Missy and Ed let me stay at their place for a couple of days before their rehearsal, and having gone through the whole wedding thing not that long ago, I gotta say – they handled the whole thing like champs. It was just awesome to see them both so relaxed and happy through a really emotional, crazy and busy time. I know that weddings are supposed to be these times of joy and great feelings, and they are, don’t get me wrong – but they also happen to be a terrifying crucible that uses the white-hot flame of emotions to forge people (and families) together. People get burned by that heat, there is pain involved. Goddamn it was strange to watch it happening to someone else, not only because it makes you feel less alone, but somehow getting married turned me into the world’s biggest wuss when it comes to weddings. Case in point – my Grandfather sings one verse of one song a capella at the wedding and I dissolve into a puddle of tears that takes me half an hour to recover from. OH FUCK I AM CRYING AGAIN LISTENING TO THAT FUCKING SONG ON YOUTUBE.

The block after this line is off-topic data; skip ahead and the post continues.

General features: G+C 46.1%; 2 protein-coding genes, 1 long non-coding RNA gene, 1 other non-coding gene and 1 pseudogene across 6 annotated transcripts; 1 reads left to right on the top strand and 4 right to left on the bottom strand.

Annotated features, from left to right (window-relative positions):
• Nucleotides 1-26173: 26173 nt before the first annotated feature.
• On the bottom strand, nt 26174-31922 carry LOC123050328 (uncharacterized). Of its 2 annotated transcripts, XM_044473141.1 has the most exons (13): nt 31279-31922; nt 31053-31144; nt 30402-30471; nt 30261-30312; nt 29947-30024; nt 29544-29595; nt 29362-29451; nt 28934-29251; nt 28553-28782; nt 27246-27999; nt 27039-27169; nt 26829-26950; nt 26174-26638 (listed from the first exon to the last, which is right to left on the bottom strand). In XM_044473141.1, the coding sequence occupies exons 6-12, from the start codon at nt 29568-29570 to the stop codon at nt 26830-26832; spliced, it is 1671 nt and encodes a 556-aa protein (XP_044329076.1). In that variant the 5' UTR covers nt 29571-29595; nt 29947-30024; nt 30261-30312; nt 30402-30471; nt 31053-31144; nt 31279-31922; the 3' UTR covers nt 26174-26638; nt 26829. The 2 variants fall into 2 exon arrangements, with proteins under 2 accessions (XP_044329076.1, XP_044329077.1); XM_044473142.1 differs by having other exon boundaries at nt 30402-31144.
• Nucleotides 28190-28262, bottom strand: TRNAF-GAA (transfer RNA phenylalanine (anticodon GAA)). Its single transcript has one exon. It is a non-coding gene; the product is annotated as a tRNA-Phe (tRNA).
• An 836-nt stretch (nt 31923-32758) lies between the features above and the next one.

Missy is three years older than me and we grew up together until her family moved away to Minnesota, just before I started elementary school. We were raised in that classic Ukrainian way, where everyone in the family just sort of communally raises each other’s kids. It’s convenient, because it means you can share the burden, giving you plenty of opportunities for smoke breaks and a chance to refill your wine glass. I’ve always considered her to be less a cousin and more a sister, and growing up a sensitive and pretty friendless only child it was really her and my cousin Kyle that were my siblings, my best friends, and the only people who really made me feel like it was okay to be whatever the hell it was I was. Our family has gone through some crap over the years, but I’ll say this – my cousins have always stuck with each other. Even when some of us (read: me) acted like jerks, there’s always a hand out and an understanding word when it really matters. Also, Missy has terrified some ex-girlfriends. For someone who weighs about as much as my left leg, she comes off like Ray Lewis coming at a dude when she wants to.

However, Missy still acted like my sister, and like all decent, upstanding older sisters she tried to drown me in the pool and tied me up and left me in the basement with the Casio keyboard demo going for 2 hours playing a MIDI version of “Little Red Corvette” . When I was 5 she told me there was no Santa Claus.

Missy learned the first rule - deny, deny, deny - early. Photo credit to my Auntie Karen and pajama credit to my Mom.